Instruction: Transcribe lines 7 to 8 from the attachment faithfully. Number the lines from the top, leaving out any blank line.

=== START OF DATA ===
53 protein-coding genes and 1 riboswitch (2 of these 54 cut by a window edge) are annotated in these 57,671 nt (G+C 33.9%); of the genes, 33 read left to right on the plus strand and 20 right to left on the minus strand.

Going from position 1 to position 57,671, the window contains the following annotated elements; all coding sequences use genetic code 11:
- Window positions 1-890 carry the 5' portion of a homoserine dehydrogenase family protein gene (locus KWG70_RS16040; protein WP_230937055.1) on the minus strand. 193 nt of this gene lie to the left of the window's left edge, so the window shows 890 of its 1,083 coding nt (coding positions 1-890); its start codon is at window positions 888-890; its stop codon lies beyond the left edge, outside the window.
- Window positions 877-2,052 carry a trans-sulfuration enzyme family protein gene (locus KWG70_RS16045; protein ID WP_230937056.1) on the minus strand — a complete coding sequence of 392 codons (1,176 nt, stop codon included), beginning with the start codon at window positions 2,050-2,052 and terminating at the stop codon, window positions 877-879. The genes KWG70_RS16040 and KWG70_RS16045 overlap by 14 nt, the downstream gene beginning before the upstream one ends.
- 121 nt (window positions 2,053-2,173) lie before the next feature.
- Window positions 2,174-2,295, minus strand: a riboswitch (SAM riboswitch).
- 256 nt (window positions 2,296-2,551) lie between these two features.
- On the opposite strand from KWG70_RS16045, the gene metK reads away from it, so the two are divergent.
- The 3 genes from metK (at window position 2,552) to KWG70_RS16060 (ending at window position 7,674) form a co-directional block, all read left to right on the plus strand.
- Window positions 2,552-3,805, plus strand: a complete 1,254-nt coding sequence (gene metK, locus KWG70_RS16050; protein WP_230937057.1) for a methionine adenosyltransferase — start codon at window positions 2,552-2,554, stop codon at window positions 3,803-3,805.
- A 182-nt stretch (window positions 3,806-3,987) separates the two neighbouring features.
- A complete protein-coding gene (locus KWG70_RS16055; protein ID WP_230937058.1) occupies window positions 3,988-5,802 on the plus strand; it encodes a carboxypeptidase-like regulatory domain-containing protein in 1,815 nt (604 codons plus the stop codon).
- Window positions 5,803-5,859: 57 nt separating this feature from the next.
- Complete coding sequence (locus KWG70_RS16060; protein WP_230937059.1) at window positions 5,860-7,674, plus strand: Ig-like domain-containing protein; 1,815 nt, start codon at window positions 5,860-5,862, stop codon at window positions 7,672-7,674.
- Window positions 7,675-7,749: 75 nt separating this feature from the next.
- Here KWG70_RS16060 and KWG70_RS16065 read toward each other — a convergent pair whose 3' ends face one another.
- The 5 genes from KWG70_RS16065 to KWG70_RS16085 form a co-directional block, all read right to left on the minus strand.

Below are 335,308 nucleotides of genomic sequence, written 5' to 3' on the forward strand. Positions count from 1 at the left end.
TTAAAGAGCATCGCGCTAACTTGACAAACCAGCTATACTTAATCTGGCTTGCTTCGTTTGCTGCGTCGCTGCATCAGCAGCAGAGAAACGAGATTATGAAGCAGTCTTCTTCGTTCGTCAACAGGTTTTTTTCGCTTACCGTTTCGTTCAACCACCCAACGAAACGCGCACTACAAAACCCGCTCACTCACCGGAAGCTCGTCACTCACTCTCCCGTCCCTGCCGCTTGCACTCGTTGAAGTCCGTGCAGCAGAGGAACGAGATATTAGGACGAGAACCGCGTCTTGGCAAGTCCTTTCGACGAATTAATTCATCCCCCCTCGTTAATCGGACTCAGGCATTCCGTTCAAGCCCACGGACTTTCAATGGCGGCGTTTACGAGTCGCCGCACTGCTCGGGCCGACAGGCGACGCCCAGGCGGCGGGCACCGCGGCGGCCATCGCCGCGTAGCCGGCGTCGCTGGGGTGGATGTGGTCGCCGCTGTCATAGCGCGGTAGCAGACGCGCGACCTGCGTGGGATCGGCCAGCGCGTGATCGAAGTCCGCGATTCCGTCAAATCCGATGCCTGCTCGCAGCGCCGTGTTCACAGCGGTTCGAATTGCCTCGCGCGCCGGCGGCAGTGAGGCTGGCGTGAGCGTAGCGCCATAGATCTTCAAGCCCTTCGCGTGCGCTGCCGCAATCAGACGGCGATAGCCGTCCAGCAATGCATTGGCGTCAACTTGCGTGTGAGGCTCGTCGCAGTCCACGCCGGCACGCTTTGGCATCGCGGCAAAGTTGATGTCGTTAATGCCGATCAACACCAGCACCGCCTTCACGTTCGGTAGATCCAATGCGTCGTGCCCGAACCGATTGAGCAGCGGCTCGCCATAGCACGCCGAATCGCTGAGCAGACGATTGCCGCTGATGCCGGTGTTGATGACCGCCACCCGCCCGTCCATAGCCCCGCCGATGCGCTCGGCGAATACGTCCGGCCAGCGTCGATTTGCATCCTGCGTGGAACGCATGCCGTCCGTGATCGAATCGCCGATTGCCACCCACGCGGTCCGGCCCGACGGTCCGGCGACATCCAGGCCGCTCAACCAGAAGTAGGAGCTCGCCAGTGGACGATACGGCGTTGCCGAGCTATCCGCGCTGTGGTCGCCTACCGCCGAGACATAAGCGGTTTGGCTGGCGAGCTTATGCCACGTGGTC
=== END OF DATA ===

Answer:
- 256 nt (window positions 2,296-2,551) lie between these two features.
- On the opposite strand from KWG70_RS16045, the gene metK reads away from it, so the two are divergent.